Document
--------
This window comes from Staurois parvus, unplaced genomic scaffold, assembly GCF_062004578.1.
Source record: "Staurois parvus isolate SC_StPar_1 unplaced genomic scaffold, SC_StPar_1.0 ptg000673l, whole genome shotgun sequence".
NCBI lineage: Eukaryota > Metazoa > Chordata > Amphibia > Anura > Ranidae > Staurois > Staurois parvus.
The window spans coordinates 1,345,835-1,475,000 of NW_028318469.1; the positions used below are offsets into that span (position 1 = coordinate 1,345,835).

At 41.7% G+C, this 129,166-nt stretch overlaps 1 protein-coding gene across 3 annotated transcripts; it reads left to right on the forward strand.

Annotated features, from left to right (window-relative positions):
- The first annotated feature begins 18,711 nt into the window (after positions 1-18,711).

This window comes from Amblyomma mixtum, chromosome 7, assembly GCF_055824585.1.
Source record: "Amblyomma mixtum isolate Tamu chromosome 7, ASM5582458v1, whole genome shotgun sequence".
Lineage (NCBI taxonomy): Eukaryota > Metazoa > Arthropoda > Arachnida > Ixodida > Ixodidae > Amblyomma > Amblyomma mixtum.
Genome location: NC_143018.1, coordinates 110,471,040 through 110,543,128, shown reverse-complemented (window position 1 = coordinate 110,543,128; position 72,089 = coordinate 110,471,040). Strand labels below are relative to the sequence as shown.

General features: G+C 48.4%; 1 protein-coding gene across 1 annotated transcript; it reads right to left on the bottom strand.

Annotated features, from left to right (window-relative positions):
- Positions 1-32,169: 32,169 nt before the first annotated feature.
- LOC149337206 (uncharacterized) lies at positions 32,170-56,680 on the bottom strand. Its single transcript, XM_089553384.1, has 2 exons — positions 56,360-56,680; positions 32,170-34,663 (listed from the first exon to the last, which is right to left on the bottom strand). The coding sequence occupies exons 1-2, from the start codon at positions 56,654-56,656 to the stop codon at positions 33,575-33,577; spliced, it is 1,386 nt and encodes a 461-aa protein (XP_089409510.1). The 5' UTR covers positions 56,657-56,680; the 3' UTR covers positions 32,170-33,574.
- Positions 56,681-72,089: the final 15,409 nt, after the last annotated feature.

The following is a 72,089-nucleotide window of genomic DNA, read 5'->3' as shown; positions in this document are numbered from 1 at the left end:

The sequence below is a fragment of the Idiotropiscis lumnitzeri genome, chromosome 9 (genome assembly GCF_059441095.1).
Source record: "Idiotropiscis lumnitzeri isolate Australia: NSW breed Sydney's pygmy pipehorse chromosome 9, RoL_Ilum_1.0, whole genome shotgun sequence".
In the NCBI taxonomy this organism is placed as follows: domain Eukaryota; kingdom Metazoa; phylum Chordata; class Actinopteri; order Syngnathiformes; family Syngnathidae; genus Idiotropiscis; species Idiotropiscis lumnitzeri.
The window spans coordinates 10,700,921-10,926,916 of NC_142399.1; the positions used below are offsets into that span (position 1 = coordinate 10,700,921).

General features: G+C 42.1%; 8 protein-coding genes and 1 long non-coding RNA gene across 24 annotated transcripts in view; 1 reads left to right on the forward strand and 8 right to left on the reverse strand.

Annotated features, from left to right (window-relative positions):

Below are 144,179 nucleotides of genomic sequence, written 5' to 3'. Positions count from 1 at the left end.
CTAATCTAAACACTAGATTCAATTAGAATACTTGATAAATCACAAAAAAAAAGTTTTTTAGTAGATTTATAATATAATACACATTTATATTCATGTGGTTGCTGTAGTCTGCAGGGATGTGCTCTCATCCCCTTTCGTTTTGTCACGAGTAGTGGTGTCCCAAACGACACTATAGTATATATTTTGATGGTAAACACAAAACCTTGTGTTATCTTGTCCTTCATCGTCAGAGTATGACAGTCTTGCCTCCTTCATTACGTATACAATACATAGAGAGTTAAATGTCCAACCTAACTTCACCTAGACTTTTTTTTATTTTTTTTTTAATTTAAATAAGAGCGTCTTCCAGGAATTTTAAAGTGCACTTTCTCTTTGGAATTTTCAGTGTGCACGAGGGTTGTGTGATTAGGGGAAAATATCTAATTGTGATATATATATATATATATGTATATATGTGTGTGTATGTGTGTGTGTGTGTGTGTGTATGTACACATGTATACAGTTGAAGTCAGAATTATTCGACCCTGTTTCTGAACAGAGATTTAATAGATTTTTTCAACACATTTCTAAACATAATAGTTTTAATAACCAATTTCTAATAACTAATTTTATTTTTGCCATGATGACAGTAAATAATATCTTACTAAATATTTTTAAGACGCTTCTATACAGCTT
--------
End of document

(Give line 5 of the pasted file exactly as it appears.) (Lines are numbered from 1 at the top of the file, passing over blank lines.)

At 41.7% G+C, this 129,166-nt stretch overlaps 1 protein-coding gene across 3 annotated transcripts; it reads left to right on the forward strand.